Bur oak and the macarena
Or is that Aceria mackei ? (Really, the current name for this mite is Eriophyes mackei.) Blister gall mites on bur oak were common near Bemidji during 1998. Aceria mackei mites attack spring foliage, causing large blister-like swellings on the upper surface of bur oak leaves. The blisters are similar in size and shape to injury by the oak leaf blister fungus, Taphrina cocrulescens. The blisters are oblong and up to ½ inch long, glossy green and, later, turn brown. On the underside a dense, greenish to yellow concave pocket forms which later turns brown. Leaves roll, curl, or become grossly distorted because of the loss of sap caused by large populations of mites.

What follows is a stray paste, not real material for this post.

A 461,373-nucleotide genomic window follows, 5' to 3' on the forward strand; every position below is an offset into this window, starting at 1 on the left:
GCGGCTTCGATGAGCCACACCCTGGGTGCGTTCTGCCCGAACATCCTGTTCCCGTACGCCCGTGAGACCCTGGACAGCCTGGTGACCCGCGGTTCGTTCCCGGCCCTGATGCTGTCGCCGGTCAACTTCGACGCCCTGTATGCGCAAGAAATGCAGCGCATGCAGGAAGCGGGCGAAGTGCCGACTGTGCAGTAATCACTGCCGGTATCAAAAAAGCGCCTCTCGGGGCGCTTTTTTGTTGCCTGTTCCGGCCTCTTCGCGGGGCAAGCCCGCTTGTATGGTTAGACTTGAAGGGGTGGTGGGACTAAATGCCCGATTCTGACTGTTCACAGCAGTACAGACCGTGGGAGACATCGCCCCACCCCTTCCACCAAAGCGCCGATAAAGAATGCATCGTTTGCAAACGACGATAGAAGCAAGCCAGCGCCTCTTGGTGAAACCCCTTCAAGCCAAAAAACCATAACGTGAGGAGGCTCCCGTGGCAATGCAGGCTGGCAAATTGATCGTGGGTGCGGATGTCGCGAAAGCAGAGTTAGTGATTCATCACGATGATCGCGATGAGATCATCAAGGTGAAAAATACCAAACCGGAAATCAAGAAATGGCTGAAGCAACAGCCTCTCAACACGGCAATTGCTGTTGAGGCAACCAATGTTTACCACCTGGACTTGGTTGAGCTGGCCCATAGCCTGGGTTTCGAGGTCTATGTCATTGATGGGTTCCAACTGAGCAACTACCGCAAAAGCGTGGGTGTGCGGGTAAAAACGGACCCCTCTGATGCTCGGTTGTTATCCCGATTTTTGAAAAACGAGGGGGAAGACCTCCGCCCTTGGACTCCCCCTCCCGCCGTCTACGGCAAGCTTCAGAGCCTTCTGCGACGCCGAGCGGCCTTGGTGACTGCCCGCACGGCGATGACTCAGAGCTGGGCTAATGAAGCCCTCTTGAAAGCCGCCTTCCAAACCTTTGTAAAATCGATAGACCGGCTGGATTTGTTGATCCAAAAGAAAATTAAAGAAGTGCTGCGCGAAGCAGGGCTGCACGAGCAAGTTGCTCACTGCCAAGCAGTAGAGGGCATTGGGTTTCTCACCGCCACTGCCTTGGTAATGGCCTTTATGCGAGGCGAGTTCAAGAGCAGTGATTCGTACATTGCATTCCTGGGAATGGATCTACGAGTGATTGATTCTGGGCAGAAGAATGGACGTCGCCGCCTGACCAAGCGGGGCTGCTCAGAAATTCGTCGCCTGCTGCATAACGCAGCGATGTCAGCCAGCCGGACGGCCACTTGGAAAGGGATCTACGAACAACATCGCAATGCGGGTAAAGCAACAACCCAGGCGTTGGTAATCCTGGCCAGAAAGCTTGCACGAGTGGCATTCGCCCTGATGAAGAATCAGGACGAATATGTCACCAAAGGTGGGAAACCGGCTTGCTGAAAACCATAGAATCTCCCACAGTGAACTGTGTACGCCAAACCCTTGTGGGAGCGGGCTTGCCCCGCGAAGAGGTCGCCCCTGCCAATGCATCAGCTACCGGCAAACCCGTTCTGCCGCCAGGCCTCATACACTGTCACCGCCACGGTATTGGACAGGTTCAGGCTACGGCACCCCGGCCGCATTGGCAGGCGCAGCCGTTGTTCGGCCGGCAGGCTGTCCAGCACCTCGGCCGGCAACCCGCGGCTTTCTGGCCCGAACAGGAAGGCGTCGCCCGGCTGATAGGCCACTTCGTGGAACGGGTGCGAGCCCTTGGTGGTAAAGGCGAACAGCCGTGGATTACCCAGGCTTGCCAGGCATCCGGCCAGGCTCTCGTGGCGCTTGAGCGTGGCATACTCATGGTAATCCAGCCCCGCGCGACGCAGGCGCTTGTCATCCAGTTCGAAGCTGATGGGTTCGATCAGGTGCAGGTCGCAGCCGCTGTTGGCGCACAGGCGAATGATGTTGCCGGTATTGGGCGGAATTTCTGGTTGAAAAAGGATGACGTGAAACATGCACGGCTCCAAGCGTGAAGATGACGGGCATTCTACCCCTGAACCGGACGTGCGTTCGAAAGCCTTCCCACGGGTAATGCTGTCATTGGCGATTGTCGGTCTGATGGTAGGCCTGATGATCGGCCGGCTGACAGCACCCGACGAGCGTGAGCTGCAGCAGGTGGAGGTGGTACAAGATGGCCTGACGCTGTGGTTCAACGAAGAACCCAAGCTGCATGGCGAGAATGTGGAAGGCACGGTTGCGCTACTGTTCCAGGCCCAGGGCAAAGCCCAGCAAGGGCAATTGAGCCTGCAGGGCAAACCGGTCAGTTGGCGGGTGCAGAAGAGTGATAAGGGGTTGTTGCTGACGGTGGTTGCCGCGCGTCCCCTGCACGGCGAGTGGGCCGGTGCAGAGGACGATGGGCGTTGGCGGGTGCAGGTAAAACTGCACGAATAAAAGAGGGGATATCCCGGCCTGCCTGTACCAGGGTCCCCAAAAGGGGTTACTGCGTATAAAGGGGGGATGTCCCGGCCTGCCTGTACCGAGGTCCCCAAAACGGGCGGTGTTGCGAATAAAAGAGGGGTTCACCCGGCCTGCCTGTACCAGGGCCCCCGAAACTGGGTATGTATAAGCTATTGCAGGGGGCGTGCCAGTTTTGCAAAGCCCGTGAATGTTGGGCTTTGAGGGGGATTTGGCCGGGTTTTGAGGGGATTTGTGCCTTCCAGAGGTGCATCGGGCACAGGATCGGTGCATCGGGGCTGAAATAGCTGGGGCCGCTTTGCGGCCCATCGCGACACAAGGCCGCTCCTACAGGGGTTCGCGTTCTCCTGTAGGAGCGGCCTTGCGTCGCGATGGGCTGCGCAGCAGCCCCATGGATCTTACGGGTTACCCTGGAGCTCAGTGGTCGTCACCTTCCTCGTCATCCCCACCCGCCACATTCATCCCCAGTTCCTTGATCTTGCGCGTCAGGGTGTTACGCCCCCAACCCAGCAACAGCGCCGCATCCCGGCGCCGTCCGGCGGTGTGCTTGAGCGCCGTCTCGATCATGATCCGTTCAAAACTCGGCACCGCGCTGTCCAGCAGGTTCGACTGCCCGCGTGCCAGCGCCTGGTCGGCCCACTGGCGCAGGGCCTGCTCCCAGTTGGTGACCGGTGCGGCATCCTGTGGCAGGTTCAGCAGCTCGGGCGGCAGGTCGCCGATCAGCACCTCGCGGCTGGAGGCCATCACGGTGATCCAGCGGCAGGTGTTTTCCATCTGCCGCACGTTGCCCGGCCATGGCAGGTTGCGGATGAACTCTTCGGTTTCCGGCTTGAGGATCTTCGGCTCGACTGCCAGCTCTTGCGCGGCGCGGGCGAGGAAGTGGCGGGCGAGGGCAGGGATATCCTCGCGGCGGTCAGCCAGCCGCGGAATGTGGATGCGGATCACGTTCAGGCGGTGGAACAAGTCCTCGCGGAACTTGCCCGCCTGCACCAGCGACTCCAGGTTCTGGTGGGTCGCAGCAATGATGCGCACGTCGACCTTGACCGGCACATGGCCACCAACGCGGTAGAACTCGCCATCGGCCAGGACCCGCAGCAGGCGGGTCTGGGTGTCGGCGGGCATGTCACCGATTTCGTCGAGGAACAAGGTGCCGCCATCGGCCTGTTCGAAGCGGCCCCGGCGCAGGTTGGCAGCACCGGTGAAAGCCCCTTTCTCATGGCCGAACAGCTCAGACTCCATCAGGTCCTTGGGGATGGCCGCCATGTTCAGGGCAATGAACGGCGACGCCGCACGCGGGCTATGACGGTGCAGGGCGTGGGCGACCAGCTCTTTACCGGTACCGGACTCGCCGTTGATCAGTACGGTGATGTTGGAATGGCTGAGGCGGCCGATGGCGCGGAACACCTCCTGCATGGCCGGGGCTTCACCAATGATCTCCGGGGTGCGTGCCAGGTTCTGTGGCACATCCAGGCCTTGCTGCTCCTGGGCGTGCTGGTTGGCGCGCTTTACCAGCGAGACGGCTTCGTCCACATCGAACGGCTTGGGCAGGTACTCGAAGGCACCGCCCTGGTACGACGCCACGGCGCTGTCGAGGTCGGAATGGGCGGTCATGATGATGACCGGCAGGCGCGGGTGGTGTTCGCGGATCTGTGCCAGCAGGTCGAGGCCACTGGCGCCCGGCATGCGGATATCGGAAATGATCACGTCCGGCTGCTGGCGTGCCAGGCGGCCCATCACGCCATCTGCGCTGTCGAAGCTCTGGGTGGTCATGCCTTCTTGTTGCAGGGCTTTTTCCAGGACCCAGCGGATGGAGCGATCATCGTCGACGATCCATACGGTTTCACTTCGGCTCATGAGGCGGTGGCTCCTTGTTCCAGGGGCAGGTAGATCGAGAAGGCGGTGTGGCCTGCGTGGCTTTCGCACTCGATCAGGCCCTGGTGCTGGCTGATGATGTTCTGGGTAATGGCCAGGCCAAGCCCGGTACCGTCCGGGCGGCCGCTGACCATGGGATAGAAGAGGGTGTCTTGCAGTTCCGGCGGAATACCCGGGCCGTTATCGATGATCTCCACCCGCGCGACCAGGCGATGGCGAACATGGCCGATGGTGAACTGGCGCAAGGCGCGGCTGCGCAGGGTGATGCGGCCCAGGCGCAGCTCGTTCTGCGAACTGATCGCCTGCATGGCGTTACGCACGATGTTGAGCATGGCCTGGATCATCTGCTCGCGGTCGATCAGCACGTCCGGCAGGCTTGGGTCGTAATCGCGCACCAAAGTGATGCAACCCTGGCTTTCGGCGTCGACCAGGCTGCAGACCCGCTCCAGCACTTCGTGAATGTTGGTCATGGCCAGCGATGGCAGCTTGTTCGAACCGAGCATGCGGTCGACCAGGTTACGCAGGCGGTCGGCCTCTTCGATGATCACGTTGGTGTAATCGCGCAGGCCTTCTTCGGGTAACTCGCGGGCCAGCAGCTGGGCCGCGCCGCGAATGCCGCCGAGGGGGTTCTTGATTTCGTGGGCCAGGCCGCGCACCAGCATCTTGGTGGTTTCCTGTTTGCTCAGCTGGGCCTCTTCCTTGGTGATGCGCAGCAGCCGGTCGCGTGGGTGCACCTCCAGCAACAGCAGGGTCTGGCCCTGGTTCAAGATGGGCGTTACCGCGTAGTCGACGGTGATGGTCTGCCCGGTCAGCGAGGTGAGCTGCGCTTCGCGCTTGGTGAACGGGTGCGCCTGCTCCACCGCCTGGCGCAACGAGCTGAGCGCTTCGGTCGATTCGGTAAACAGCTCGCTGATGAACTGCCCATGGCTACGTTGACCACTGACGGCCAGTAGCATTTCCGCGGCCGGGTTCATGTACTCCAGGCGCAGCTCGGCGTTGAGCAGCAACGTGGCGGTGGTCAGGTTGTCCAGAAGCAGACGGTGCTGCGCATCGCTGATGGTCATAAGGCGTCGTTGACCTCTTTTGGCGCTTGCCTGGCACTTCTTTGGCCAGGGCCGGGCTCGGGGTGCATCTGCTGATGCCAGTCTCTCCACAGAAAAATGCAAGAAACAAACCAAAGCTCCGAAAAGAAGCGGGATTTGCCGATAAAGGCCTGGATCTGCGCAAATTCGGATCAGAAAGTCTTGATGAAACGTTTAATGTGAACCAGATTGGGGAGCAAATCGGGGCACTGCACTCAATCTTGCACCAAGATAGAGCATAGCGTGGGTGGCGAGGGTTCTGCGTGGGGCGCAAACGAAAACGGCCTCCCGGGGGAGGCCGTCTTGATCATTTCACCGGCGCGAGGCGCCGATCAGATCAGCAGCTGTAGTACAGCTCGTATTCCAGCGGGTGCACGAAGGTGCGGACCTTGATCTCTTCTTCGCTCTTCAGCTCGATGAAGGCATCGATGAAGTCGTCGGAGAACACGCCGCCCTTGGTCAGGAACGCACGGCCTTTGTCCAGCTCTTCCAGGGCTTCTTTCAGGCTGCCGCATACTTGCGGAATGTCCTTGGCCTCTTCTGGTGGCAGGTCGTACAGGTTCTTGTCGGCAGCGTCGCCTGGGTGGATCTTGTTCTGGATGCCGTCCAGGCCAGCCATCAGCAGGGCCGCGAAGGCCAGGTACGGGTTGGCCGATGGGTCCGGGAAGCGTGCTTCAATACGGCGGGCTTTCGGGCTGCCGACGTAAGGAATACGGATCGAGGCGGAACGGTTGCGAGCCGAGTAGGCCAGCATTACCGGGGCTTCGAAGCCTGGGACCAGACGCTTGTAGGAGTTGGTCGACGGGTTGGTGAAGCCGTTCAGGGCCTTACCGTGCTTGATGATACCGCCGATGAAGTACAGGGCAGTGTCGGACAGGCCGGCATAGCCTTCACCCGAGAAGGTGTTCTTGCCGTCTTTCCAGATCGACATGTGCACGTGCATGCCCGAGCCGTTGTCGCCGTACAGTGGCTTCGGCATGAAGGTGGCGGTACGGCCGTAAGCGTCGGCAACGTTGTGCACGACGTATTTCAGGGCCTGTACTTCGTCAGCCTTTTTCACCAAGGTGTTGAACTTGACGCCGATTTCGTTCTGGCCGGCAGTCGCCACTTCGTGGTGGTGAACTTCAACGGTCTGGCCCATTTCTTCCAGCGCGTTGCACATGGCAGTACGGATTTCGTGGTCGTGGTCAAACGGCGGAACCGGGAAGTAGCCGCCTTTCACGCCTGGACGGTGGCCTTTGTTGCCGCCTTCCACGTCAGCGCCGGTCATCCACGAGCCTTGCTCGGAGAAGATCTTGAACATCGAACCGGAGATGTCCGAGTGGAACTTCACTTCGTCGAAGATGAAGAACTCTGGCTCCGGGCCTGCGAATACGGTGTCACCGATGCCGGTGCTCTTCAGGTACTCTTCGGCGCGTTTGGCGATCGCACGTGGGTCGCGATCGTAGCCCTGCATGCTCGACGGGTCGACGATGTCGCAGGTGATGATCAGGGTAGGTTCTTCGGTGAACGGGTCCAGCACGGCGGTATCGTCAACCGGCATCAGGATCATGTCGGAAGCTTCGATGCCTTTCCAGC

|Kermes scale on
Kermes scales were found in scattered parts of Beltrami and Hubbard County. The reddish brown female scale bodies are the only durable sign of infestation. They are spherical in shape, about 1/4 inch in diameter and are tightly attached to the twigs. Scales suck plant juice from the twigs and stems causing the twigs to dry up and wilt. Immature scales, called crawlers, are found feeding on the undersides of leaves and petiole where they suck plant juices from leaves giving leaves a bronzed dried out appearance. The main injury caused by scale insects is the ingestion of plant sap, resulting in loss of plant vigor, poor growth, die back of twigs and branches and leaf drop. Usually, natural enemies and fungal parasites regulate scale populations so chemical control is usually not warranted unless trees are experiencing impact at drought or have recently had root suffocation because of high water or some other adverse abiotic condition.